How Does NJ Rate in Emergency Preparedness?

By Erin Delmore

“If you’re exchanging business cards in an emergency response, you haven’t been doing the kind of connection you need to do day to day,” said Alonzo Plough, vice president for Research-Evaluation-Learning and chief science officer at the Robert Wood Johnson Foundation.

The Robert Wood Johnson Foundation is taking a close look at emergency preparedness state by state and the report warns, we’re only as prepared as our neighbors. New Jersey scored a 6.8 on the 10-point scale — right in line with the national average.

“Our response to disasters and emergencies range from disease outbreaks like Ebola to extreme weather events like Hurricane Sandy,” Plough said.

A more recent example: the Hoboken train derailment last fall, which required a cross-agency effort to triage the wounded on site.

“What you saw were the hospitals setting up the triage tents, those hospitals back on their sites were freeing up beds that were not needed for people that were emergency people who’d come in. All of that kind of interaction between the hospital, between the police, between public health, fire because there’s always a fire issue. That’s what we mean by mobilization and rapid response,” Plough said.

The northeastern states outperformed the rest of the country. Scores slipped in the southeastern and mountain states, where health care centers and emergency response units are fewer and farther between. While New Jersey’s stats and the national average both show improvement since the index was founded in 2013, experts say there’s no reason to be complacent.

“Like in all states, we would like to see more and more rapid improvement. I think in the report we referred to it as sluggish improvement. We really want to make sure that we have a fabric of protection across the nation. Preparedness means having 50 states where we’re operating at the top of our game,” Plough said.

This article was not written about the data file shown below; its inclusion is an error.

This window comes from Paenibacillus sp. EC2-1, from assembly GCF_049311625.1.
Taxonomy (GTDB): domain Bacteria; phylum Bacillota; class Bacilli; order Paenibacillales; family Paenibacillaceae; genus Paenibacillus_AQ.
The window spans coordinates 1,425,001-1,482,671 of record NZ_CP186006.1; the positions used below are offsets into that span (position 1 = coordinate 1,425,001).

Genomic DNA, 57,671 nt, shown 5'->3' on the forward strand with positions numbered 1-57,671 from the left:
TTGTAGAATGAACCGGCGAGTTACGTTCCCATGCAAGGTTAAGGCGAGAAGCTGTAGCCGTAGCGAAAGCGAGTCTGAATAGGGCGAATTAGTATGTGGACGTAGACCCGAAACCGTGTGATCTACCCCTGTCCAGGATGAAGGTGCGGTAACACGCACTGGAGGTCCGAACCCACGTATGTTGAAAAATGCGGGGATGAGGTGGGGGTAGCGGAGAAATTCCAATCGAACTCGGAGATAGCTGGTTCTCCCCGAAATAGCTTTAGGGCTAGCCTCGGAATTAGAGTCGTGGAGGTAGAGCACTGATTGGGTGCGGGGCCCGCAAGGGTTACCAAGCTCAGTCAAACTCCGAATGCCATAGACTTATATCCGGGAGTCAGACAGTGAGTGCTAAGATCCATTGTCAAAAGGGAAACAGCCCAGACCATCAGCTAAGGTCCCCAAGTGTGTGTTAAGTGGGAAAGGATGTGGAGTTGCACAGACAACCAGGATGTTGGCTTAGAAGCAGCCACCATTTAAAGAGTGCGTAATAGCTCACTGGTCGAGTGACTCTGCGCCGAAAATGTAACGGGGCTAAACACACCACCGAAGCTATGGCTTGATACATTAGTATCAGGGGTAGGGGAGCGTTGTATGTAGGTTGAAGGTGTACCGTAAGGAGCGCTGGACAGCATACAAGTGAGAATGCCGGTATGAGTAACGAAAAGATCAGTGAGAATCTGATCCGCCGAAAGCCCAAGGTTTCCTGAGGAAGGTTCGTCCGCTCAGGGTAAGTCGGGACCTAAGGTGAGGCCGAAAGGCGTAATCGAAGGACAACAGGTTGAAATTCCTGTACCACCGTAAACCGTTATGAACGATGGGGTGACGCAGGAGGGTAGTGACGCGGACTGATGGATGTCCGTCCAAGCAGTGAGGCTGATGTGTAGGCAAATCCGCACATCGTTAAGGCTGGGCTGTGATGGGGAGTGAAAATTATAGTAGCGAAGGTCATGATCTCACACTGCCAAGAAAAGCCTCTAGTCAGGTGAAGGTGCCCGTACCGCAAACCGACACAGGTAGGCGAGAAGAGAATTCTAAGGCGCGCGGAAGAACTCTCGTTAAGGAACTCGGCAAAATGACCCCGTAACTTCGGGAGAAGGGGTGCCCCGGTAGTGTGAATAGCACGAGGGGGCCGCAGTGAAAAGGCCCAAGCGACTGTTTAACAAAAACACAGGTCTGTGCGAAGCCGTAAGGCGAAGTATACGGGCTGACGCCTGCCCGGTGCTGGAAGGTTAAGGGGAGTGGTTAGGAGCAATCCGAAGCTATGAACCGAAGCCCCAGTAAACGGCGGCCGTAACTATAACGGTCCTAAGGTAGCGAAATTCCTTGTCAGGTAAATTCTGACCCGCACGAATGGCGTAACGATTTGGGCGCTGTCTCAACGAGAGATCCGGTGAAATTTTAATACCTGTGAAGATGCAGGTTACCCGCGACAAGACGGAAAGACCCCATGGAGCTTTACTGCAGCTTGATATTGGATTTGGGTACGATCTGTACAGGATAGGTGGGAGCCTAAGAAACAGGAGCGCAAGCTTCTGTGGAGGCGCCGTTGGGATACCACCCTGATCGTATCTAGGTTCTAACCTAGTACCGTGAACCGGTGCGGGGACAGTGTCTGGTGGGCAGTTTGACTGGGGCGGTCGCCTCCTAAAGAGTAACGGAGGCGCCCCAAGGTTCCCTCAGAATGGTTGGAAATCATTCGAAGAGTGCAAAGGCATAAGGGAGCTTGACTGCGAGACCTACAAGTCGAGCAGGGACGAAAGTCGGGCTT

While local, state and national responders prepare and practice for emergencies, experts say the most improvement is needed at the community level. After all, they say, your neighbor is often your first responder. Community engagement and hospital preparedness come to a head over the vaccine crisis. Health care professionals are urging new parents to immunize their kids.

“A measles outbreak, which shouldn’t happen if children are up to speeds on their vaccines often happen because some families may choose not to vaccinate. From a public health standpoint, that’s not the best choice to protect your child or the community, but you have to be able to respond. And really one case of measles in the United States is cause for great alarm. And most hospitals and public health departments treat just one or two cases as a major outbreak,” Plough said.

Experts say a healthy and insured population is better prepared to withstand an emergency, as are families with a first aid kit and at least three day’s food in the home.

Experts at the Robert Wood Johnson Foundation say they hope the report doesn’t fall on deaf ears. And in fact, they’re inviting the public to come forward with stories of what works in their communities. You can find an outlet for those comments on the index’s website.